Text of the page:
Beit Midrash

  • Torah Portion and Tanach
  • Vayechi
To dedicate this lesson

Life’s Loose Ends

With typical Torah irony, the parsha of Vayechi – “and he will live” – is centered around death. Both Yakov & Yosef, two of the greatest personalities in all of Jewish history, will pass away in this final sedra of Sefer Bereisheit.

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Rabbi Stewart Weiss

Tevet 11 5782
With typical Torah irony, the parsha of Vayechi – "and he will live" – is centered around death. Both Yakov & Yosef, two of the greatest personalities in all of Jewish history, will pass away in this final sedra of Sefer Bereisheit.

When a loved one dies, we are accustomed to pray, "May he/she rest in peace." But what is most important is that a person makes peace with himself before he dies, that he ties up all the loose ends in his life so that he can close the shop & his neshama can transition to Life Eternal.

All his life, Yakov has agonized over one central event: the B’Chora. Did he act properly when he wrested the blessing from his father by subterfuge? Did he really deserve to become the leader of the nation & the father of his country? Or is he a "heel," as his name implies?

And so, when Yakov calls for his two grandchildren in order to bless them, he does a rather strange thing: he reverses his hands & diagonally extends his right hand – the one symbolizing the primary blessing – toward Efraim, who was on his left side. In doing this, he is vividly replaying the scene of the B’chora, where the key bracha is surprisingly given to the younger son.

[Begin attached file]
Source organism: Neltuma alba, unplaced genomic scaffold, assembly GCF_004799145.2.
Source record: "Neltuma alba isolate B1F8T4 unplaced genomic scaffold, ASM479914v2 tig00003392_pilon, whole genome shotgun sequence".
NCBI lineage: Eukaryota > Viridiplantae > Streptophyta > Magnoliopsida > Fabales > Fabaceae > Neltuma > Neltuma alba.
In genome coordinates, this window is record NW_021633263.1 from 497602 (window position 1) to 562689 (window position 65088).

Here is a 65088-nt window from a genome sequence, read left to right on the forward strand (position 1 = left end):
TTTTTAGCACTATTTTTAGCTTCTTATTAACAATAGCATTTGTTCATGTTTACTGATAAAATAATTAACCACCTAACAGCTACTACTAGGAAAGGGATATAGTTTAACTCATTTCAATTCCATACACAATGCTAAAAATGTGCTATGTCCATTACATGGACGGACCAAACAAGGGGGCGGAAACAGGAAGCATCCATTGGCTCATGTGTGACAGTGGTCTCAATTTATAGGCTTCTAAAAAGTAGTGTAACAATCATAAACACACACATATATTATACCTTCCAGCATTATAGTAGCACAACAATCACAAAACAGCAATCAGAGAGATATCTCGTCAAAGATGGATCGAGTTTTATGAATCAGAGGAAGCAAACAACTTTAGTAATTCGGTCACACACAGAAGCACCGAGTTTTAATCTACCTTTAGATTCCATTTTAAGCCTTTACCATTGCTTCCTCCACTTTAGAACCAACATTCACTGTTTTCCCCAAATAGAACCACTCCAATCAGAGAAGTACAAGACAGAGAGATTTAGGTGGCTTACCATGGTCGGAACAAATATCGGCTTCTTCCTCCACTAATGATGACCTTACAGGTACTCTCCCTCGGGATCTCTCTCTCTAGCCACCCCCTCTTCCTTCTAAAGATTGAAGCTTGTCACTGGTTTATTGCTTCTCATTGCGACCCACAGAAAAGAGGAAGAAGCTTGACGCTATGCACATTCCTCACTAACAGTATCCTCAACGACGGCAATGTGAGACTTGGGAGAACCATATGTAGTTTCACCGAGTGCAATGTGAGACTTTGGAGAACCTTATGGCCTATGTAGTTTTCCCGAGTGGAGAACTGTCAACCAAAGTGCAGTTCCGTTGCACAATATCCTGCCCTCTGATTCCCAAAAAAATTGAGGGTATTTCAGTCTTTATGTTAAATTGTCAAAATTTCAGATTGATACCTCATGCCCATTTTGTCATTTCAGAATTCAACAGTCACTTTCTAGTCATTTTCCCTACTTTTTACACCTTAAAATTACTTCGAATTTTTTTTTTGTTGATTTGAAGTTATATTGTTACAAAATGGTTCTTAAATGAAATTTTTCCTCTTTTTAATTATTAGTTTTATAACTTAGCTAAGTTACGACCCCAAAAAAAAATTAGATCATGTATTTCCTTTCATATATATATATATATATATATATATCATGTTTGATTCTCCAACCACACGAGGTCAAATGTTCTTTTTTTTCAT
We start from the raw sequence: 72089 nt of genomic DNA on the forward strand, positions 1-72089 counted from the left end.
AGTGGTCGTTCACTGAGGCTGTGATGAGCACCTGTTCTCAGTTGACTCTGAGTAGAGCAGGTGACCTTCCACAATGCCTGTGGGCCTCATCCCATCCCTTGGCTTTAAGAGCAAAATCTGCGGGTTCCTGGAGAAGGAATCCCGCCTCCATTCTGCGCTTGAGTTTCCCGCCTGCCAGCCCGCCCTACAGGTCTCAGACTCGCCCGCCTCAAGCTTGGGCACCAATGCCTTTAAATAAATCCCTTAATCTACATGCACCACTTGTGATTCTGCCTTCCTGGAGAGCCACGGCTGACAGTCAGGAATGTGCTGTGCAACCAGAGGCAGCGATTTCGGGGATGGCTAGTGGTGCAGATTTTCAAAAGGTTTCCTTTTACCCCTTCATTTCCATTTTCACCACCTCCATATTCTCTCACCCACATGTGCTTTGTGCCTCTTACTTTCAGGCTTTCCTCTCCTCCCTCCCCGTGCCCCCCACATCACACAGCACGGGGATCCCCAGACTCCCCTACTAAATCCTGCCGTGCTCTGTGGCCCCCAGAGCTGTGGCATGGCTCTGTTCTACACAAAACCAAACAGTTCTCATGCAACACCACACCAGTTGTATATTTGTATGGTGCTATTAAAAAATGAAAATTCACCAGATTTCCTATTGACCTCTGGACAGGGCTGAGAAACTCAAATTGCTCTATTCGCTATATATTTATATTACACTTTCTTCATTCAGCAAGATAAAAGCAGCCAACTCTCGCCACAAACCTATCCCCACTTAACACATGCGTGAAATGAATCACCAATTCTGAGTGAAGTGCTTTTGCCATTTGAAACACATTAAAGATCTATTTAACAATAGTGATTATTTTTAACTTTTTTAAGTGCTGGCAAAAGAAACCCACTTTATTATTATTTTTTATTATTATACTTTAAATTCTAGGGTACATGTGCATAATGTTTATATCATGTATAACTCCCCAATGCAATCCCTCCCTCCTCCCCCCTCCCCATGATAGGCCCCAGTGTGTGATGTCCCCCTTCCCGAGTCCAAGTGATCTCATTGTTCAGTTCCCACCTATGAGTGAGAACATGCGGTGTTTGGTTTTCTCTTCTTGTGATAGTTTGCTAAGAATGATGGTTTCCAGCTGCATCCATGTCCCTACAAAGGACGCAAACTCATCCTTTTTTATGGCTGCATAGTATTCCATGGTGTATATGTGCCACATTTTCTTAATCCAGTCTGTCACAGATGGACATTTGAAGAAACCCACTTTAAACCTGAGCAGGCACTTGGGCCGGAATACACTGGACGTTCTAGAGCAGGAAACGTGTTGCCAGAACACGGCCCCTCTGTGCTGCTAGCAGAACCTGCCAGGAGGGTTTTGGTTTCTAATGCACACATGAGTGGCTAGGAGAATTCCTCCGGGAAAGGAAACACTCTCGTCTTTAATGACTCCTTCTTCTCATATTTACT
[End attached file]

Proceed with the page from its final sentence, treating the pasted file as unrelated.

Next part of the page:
When Menashe, the elder, issues no protest & accepts the decision, Yakov innately knows that his actions have been validated, that he was right in believing that Jewish leadership is a meritocracy, not an aristocracy.

That this episode connects to the B’chora is made clear by mentioning that Yakov, like Yitzchak, is blind, & that an angel will bless the boys, just as an angel wrestled with Yakov & then blessed him with the name Yisrael, thus validating his actions vis a vis Esav those many years ago. Now, Yakov’s soul can rest at peace.

Yosef must deal with his own crisis: Does he hold any grudge against his brothers for what they did to him? And did he do right by bringing his entire nation to Egypt, a land infamous for immorality & depravity? Should he rather have sent them provisions, instead of taking them into a long Exile?

Yosef finally will conclude that, "Elokim chashva l’tova," whatever G-d does, He does for the good, & that this was all a necessary part of our eternal journey. And in his last words to his people, he assures them they will, they must return to Israel; no matter how privileged a life they may lead in Goshen that cannot be our home. And he makes his family swear an oath that they will take him with them when they do go. As Yosef takes his final breath, you can almost hear him confidently proclaim: "Chazak, Chazak, V’Nitchazek" – be strong, & strengthen one another.
את המידע הדפסתי באמצעות אתר yeshiva.org.il